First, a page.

Monarch Butterflies Aren’t Near Endangered Status, UGA Researchers Say

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“Save the butterflies” signs and milkweed plants sometimes greet customers who frequent the nurseries. But despite a call for action to protect monarch butterflies, University of Georgia researchers say the population isn’t declining.

The International Union for Conservation of Nature announced in July that it was declaring the monarch butterfly endangered due to species decline.

“[The endangered species] is actually just the subspecies … that is migratory,” said Anna Walker, a butterfly specialist at the New Mexico BioPark Society who helped IUCN analyze the monarch’s population status.

The IUCN only lists this subgroup as endangered, but the subgroup makes up the vast majority of monarchs in the United States. The IUCN links their endangerment to population loss, as well as habitat loss and the impacts of climate change.

Despite calls for declines and the level of concern internationally, UGA monarch researchers said their findings call into question whether monarch populations have declined much.

Description: Assistant researcher Andy Davis with a monarch butterfly under a microscope in his lab in the Ecology Building on campus.

The decline of the monarch butterfly in question

“For a very long time, we scientists and everyone else thought that the best way to measure annual population size was to measure them at overwintering colonies (in Mexico),” said researcher Andy Davis. on butterflies at UGA. For a variety of reasons, from traffic to climate change, fewer monarch butterflies arrive in Mexico each winter.

In a study Davis co-authored with William Snyder of UGA’s College of Agricultural and Environmental Sciences, they looked at data from over 135,000 monarch sightings from the North American Butterfly Association between 1993 and 2018 to examine how summer populations of monarch butterflies across the United States are doing.

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What they found was that for the past 25 years, monarch butterflies have compensated for the number of butterflies that die during migration with successful summer breeding. Not only are the butterflies keeping their populations stable, but Davis said there has been a small growth of 1.6%.

While Davis said the population is not in precipitous decline, there must still be a sufficient wintering population to sustain this summer breeding boom.

Davis said he recognizes the findings confound the popular narrative of the monarch’s decline. For conservationists, the monarch is an example of species decline and motivates many to support conservation efforts.

“If you look at the number of monarchs across the country and in Canada, they’re actually one of the most abundant, if not the most abundant, butterflies in North America right now,” Daniels said. “Not used to be. Right now.”

In fact, Daniels said, monarchs fare better than about two-thirds of butterfly species in the United States.

An orange monarch butterfly feeding on the blue-lavender flowers of the Blue Fortune agastache gives this garden a vibrant complementary color palette.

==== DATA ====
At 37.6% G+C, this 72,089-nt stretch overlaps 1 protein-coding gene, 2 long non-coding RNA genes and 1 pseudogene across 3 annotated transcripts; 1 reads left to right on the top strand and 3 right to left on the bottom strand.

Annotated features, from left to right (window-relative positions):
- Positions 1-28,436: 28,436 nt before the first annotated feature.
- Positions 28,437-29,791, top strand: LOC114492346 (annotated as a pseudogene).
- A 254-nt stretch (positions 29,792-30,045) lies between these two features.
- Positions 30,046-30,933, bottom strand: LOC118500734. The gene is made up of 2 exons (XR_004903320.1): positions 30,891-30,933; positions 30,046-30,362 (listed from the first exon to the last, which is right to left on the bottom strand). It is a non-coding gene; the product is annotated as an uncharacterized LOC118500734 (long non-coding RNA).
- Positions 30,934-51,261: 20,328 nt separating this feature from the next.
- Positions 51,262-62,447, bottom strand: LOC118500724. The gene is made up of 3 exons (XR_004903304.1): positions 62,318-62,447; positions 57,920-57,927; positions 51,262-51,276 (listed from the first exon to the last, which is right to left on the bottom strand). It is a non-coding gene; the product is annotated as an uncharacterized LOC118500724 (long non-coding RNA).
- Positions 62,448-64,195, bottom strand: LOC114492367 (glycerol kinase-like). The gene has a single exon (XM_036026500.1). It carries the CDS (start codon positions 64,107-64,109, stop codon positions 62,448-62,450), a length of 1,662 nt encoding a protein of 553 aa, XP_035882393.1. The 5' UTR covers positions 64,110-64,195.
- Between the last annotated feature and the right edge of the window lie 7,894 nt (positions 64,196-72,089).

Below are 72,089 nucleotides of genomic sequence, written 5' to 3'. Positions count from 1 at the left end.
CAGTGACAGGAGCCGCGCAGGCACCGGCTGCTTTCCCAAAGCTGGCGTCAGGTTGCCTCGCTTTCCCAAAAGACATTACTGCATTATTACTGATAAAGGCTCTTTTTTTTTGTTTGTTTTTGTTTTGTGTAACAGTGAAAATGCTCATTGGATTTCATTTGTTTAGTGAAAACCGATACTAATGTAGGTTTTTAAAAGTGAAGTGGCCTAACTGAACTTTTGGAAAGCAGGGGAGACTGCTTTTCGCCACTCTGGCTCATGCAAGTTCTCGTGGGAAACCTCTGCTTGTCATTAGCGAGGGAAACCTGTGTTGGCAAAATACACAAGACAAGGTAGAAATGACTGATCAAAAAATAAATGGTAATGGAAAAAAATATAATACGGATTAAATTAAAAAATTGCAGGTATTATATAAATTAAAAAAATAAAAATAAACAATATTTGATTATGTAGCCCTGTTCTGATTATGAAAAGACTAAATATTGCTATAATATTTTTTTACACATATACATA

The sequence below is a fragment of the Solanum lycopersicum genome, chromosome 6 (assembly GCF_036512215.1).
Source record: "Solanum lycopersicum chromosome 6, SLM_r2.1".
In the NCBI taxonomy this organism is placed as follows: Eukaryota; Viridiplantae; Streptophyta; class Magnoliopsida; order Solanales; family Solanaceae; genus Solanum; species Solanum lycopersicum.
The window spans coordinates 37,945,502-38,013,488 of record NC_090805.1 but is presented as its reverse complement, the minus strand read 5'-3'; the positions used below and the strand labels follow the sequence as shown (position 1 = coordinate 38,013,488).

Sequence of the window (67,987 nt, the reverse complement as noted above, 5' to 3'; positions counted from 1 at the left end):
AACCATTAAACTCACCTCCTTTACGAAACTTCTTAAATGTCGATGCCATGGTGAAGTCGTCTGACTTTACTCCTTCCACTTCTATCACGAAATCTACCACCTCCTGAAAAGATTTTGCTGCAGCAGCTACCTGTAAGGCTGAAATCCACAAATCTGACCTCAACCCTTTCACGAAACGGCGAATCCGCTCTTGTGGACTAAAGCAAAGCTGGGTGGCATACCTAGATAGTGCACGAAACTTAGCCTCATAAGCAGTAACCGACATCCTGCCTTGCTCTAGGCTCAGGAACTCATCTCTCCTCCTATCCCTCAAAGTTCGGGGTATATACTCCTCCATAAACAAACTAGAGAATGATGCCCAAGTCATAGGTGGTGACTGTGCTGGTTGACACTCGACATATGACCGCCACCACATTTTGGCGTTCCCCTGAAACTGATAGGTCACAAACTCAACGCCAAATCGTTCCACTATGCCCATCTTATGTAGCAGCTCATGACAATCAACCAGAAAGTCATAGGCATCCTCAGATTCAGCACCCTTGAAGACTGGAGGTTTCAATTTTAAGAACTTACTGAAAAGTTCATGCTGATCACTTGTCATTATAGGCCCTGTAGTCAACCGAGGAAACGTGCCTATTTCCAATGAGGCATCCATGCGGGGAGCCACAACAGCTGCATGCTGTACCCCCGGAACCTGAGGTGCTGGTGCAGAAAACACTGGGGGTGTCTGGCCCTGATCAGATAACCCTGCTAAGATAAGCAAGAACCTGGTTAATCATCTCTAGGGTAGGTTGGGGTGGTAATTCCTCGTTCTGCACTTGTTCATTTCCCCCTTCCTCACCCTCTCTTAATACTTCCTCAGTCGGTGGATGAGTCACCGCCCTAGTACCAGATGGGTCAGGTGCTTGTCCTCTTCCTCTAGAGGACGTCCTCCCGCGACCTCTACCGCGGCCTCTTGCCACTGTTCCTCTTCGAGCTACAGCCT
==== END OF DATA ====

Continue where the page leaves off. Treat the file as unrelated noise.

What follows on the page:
Endangered status

The IUCN statement that monarchs are endangered doesn’t mean much change for the species, at least not legally. The US Fish & Wildlife Service, which regulates species considered endangered in the United States, said it had not changed its designation.

Fish & Wildlife said it will continue to monitor monarchs. While they are candidates for listing as endangered species, the agency has prioritized the most endangered species based on “degree and immediacy of threat”. If endangered status remains warranted, USFW intends to propose the monarch for listing in 2024.

Is milkweed the answer?

As for what people can do to help butterfly populations, a popular action is to plant milkweed, an important food source and breeding ground for monarch butterflies.

Davis said he doesn’t recommend planting milkweed. Given that summer monarch populations are doing well, the logical conclusion is that monarchs already have what they need to survive.

Planting milkweed can do more harm than good, Davis said. Even at local nurseries, he said it’s common to mistakenly get a non-native species of milkweed that can disrupt the monarch’s migration habits.

As an alternative, he suggests a lawn care practice that will benefit all insects: Take a small patch of your lawn and just let it go.

Let it get messy and wild, because that’s where insects thrive best and can perform their pollinator role, becoming food for the baby birds and beyond.

A monarch butterfly with outstretched wings, showing off its famous orange and black colors.

Jaret Daniels, assistant professor and curator of the McGuire Center for Lepidoptera & Biodiversity at the Florida Museum of Natural History, is working on a project to create certification for nursery milkweed plants. Certification would help well-meaning gardeners make environmentally conscious choices in what they plant.

Additionally, his department is working with the U.S. Department of Transportation to rebuild monarch habitats in targeted areas like along roads or in retention ponds.

“It’s not a rare endangered organism that only exists on a single island in the Florida Keys where the general public really can’t do much to help,” Daniels said. “The monarch is a cosmopolitan species.”

Its prevalence in schoolyards and gardens is increasing the species’ popularity, Daniels said. But they serve a much broader purpose: the monarch is like an indicator organism that can demonstrate that biodiversity loss is happening and now affecting more common species. Ultimately, he said, loss is a much bigger issue for humanity than most realize.

Marisa Mecke is an environmental journalist. She can be reached at mmecke@gannett.com or by phone at (912) 328-4411.

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